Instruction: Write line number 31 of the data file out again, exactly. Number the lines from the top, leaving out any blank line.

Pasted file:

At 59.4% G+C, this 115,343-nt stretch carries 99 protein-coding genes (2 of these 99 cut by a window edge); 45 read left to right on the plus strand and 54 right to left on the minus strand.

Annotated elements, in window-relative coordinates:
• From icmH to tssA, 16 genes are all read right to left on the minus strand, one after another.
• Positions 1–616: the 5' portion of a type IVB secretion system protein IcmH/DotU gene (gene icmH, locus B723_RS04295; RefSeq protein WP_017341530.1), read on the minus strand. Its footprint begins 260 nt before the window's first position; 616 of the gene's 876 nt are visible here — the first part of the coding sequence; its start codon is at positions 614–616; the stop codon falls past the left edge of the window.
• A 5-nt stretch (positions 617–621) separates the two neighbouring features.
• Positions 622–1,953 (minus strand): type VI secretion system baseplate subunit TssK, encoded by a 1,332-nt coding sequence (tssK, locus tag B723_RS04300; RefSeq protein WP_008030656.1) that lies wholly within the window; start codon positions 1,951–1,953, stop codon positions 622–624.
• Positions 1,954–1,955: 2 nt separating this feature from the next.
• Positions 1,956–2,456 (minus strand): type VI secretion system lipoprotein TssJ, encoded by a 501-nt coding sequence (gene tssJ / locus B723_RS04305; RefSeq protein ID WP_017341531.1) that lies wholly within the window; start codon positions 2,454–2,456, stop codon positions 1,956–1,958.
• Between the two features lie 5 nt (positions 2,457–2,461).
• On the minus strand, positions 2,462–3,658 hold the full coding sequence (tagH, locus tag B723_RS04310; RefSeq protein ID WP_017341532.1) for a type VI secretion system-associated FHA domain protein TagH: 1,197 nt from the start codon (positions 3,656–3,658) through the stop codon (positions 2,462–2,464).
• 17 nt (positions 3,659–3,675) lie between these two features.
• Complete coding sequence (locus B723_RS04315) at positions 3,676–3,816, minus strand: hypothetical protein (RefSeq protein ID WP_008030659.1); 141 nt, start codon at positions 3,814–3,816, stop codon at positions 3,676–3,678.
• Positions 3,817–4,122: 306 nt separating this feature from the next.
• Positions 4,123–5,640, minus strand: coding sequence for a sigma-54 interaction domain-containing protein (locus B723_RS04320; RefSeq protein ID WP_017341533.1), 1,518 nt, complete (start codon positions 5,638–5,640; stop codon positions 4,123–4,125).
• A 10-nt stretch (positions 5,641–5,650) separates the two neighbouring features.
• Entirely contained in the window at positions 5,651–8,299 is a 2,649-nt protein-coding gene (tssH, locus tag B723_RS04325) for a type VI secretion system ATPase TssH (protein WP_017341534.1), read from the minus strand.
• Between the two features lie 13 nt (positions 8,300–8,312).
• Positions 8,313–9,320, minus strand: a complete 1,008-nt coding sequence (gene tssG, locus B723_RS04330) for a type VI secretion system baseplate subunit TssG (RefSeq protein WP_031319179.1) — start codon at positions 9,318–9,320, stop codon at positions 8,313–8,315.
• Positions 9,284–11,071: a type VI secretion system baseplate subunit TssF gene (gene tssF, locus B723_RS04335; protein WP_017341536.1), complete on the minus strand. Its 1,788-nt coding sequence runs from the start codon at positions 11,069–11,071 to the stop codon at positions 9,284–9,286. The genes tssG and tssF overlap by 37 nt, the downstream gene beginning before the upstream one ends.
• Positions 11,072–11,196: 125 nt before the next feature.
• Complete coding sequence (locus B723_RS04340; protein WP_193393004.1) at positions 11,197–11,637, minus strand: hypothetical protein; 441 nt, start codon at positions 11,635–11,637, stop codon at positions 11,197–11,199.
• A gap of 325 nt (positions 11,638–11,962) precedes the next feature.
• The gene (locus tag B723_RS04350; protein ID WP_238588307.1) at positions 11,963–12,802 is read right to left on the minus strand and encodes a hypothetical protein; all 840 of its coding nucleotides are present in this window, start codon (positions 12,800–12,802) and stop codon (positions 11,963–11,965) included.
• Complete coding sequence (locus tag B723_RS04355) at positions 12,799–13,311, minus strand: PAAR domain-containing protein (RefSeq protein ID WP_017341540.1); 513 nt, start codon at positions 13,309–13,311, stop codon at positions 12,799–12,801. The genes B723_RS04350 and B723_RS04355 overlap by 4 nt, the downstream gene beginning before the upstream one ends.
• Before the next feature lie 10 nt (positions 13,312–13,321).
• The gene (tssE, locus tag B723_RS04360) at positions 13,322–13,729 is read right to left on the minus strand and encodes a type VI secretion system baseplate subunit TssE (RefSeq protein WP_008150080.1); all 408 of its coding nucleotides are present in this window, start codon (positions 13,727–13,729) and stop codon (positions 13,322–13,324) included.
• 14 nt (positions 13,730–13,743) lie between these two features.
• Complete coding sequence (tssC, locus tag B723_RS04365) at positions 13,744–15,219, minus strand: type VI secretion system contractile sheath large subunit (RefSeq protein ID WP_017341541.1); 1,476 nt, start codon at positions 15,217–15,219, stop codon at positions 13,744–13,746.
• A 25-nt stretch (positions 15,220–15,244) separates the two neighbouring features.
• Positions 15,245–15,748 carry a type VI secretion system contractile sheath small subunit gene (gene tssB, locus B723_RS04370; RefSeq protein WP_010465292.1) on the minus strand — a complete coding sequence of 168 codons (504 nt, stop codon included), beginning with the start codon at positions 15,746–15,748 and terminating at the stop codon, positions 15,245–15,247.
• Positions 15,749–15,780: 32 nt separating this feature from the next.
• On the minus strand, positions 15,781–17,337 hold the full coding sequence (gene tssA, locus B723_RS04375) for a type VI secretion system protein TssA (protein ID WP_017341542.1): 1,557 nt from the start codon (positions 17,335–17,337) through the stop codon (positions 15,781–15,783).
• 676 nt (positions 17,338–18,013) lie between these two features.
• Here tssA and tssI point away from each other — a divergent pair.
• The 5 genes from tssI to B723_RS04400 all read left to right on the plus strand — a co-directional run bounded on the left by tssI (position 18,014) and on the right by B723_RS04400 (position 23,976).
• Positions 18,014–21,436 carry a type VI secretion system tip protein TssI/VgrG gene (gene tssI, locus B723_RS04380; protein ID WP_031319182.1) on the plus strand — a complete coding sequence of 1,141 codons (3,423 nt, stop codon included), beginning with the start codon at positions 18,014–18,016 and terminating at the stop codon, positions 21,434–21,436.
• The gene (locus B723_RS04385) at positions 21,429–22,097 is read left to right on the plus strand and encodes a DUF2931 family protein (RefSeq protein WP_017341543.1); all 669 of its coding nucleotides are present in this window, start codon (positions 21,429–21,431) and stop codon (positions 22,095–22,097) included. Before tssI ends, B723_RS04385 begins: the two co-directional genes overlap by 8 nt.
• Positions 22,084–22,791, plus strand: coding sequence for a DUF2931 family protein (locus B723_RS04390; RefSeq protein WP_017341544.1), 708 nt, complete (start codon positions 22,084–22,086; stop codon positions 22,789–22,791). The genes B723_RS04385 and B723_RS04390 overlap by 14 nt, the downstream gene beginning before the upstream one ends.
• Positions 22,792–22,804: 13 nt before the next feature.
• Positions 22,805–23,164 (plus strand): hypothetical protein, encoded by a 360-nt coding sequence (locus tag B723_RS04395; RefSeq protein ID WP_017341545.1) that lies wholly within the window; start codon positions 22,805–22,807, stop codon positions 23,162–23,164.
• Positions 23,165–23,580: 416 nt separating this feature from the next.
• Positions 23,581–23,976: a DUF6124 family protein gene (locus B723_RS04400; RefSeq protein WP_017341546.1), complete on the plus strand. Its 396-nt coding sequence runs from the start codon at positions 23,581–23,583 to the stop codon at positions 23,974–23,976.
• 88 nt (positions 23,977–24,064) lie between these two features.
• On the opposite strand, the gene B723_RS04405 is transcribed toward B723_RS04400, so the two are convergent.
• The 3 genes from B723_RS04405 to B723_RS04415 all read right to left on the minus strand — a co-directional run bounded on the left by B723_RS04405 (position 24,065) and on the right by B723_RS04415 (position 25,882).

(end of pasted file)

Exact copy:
• Positions 15,749–15,780: 32 nt separating this feature from the next.